Trucking Company CEO Admits Using Fake Trucking Companies to Scam IRS
Fayetteville, AR – The owner of a trucking company and a foods service business pleaded guilty to two counts of tax fraud last week in U.S. District Court after IRS investigators discovered he engaged in a scheme involving fraudulent trucking companies.
Donald Tankersley, 76, of Fort Smith, entered his guilty plea on September 19, according to a statement from Duane Kees, United States Attorney for the Western District of Arkansas.
Court records show Tankersley is the owner of the White Dairy Ice Cream Company, Inc. (WDIC), and retired from his position as C.E.O. in October of 2018.
WDIC also includes JR’s Trucking and Tankersley Food Service, which supplies food to restaurants, schools, and government entities in Arkansas, Texas, Oklahoma, Kansas and Missouri.
WDIC employs approximately 250 people.
IRS investigators discovered a fraudulent scheme in which Tankersley siphoned funds from WDIC by having checks created from WDIC accounts and made out to non-existent trucking companies.
Tankersley admitted he collected and deposited the checks into his personal bank accounts, directed others to either deposit the checks into his personal bank accounts or cash the checks for his personal use, Keys said.
According to prosecutors, more than $93,000 in fraudulent checks were written from January through November 2013 to companies with names such as: GRO Trucking, MSE Trucking, K&B Trucking, B&B Trucking and CY Trucking.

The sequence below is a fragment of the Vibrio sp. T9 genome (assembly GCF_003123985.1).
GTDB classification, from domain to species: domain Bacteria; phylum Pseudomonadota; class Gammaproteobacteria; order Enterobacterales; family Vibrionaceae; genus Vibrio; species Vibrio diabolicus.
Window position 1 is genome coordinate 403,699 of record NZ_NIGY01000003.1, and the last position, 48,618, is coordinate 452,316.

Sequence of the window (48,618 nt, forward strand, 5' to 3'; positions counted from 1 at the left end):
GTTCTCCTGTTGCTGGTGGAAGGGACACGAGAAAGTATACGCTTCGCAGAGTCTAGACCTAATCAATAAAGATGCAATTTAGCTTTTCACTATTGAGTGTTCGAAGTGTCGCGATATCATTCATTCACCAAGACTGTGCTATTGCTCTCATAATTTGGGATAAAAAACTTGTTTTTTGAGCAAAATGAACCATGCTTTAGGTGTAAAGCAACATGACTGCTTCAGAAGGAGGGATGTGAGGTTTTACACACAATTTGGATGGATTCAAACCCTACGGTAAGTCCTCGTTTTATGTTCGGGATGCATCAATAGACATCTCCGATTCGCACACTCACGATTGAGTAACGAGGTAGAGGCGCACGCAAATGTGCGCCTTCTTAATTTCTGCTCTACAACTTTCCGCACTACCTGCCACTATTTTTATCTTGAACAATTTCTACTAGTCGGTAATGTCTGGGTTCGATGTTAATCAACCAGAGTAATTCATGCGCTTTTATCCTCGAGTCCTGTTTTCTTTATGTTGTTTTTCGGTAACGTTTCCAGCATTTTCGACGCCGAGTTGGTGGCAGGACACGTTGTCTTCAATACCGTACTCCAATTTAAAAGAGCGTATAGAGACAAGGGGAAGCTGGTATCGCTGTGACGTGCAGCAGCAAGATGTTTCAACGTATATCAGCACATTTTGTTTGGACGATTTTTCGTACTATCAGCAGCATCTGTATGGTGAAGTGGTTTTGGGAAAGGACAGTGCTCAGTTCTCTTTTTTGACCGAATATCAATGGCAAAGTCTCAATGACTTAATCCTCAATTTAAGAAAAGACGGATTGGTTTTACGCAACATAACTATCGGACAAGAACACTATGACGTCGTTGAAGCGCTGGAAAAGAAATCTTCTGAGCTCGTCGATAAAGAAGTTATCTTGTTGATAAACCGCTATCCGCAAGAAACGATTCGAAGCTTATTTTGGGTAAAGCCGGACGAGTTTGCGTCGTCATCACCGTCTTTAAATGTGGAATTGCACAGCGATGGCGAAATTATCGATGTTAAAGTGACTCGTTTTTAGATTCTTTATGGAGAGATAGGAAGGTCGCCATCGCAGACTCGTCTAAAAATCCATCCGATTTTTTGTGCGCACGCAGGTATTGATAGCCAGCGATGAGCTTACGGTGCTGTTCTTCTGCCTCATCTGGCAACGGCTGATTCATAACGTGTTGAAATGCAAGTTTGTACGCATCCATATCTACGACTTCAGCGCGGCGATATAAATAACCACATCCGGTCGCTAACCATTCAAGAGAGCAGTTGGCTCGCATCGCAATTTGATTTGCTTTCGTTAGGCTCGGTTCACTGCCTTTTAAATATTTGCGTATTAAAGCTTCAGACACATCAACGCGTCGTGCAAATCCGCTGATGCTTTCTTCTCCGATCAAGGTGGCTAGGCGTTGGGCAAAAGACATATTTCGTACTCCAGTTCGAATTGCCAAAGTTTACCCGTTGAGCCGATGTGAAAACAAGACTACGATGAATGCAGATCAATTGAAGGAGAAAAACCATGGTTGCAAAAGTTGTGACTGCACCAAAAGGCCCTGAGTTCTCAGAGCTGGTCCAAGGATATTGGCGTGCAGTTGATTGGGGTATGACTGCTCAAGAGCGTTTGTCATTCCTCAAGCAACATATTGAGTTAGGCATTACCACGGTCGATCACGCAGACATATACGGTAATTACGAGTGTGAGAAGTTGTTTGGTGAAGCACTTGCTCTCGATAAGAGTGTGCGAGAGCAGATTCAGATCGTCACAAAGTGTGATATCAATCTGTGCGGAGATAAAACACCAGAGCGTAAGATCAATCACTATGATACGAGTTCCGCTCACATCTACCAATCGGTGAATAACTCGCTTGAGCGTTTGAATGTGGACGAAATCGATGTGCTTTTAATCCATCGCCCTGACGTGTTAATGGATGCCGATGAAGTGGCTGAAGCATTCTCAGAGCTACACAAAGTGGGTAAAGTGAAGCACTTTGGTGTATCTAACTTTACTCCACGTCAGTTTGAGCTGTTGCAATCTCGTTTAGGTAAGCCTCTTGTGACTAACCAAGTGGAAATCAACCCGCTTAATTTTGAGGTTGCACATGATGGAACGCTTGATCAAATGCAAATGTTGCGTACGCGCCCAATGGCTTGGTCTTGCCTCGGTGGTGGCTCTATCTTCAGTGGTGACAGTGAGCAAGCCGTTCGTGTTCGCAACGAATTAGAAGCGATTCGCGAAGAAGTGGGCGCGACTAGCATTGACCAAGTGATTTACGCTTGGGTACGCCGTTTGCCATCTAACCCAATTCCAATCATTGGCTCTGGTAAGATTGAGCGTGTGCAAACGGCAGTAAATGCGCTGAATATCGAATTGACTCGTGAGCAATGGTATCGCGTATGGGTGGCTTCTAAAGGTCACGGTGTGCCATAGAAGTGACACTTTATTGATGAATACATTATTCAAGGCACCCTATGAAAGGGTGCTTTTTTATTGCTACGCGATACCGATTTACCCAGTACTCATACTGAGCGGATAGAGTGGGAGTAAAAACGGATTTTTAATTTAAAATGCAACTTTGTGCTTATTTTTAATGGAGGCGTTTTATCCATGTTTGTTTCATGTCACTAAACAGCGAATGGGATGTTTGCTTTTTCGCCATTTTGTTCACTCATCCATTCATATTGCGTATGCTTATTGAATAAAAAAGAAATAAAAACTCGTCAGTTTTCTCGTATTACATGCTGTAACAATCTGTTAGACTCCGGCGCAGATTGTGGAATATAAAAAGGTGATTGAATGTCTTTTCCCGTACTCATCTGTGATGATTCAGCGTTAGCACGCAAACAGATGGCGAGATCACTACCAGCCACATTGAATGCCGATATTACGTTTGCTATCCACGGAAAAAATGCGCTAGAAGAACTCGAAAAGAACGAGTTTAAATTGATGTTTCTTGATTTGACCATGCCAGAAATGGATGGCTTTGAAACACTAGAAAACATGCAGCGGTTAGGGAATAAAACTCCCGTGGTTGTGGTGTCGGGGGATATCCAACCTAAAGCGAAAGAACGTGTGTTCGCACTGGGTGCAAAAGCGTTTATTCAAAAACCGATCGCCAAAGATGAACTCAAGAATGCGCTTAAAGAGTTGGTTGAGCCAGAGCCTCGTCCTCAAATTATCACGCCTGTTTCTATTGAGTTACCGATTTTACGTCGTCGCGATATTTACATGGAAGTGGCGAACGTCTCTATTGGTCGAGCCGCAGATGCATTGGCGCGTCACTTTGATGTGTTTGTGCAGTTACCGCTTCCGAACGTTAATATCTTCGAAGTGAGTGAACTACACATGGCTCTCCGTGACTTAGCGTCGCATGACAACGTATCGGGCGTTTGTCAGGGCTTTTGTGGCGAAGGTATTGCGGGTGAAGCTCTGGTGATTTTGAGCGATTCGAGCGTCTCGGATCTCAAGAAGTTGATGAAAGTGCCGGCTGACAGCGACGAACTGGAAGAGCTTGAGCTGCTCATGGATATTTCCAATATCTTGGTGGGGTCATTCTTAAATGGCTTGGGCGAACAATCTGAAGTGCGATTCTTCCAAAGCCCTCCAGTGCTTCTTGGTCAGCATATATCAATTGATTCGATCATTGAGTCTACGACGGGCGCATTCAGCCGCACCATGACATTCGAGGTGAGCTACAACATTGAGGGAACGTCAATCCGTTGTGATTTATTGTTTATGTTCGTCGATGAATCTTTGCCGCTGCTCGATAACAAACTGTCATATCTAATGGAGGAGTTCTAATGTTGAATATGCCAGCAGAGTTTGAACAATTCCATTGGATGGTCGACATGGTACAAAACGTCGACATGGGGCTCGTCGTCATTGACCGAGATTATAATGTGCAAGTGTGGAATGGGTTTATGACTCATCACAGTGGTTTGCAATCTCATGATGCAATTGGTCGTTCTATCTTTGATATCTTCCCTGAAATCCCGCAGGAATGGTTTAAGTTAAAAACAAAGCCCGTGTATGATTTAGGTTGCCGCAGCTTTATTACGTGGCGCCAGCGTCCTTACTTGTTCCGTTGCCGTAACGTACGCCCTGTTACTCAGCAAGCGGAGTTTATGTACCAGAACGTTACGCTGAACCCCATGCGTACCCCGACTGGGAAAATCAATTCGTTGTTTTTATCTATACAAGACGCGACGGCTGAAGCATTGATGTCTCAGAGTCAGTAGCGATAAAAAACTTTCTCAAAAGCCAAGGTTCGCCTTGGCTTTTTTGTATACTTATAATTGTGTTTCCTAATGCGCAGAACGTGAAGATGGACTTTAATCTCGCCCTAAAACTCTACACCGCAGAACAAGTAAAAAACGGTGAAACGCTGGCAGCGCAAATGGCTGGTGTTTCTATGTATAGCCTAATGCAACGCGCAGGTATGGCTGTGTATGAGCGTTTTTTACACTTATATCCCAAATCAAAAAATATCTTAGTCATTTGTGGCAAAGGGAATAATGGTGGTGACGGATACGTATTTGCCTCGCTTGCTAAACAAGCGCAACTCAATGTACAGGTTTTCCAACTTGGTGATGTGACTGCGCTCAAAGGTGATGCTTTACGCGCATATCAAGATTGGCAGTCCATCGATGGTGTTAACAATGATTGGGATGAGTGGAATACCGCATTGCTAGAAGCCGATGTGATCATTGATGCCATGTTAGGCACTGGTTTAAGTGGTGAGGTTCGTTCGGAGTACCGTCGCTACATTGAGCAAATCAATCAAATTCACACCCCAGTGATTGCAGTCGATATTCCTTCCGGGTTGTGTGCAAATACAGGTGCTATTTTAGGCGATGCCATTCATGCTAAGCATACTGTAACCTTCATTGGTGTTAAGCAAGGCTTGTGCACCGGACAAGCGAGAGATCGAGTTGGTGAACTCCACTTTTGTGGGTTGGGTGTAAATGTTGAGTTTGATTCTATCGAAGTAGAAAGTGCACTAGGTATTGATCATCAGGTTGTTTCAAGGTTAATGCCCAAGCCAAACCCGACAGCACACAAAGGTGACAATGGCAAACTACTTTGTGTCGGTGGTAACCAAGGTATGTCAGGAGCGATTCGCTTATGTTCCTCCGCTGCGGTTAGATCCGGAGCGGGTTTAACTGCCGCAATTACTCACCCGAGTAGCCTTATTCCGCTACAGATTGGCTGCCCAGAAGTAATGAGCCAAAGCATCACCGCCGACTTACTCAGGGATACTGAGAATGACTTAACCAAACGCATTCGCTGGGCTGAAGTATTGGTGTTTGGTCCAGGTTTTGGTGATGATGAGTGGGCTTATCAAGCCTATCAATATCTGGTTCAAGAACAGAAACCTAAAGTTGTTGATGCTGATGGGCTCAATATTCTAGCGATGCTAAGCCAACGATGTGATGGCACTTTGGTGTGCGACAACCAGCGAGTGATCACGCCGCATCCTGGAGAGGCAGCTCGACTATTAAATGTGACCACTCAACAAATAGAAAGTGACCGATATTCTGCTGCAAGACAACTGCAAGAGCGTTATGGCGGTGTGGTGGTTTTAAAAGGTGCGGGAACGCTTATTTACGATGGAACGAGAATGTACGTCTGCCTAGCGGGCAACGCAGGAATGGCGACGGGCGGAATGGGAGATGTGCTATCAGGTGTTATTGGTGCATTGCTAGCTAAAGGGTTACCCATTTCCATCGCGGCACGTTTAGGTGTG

Individual check amounts ranged from $3,081 to $5,218, prosecutors said.
Further, court records indicate that in 2013, Tankersley falsified the corporate tax returns for WDIC by reporting the checks to non-existent trucking companies as corporate expenses.
As a result of the scheme, it reduced WDIC’s corporate tax liability and caused a tax loss for the 2013 WDIC corporate tax return, documents show.
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Tankersley did not report these checks as personal income in 2013, despite many of them being deposited into his personal bank accounts, Keys said.
Tankersley admitted in his plea that this false omission from his personal tax returns also resulted in a tax loss.
According to court records, Tankersley has agreed to pay restitution to the IRS for a total tax loss of $188,198.
He will be sentenced at a later date, Keys said.
Tankersley faces a maximum sentence of 3 years in prison for each count.
Photo courtesy of Tankersley Food Service/YouTube
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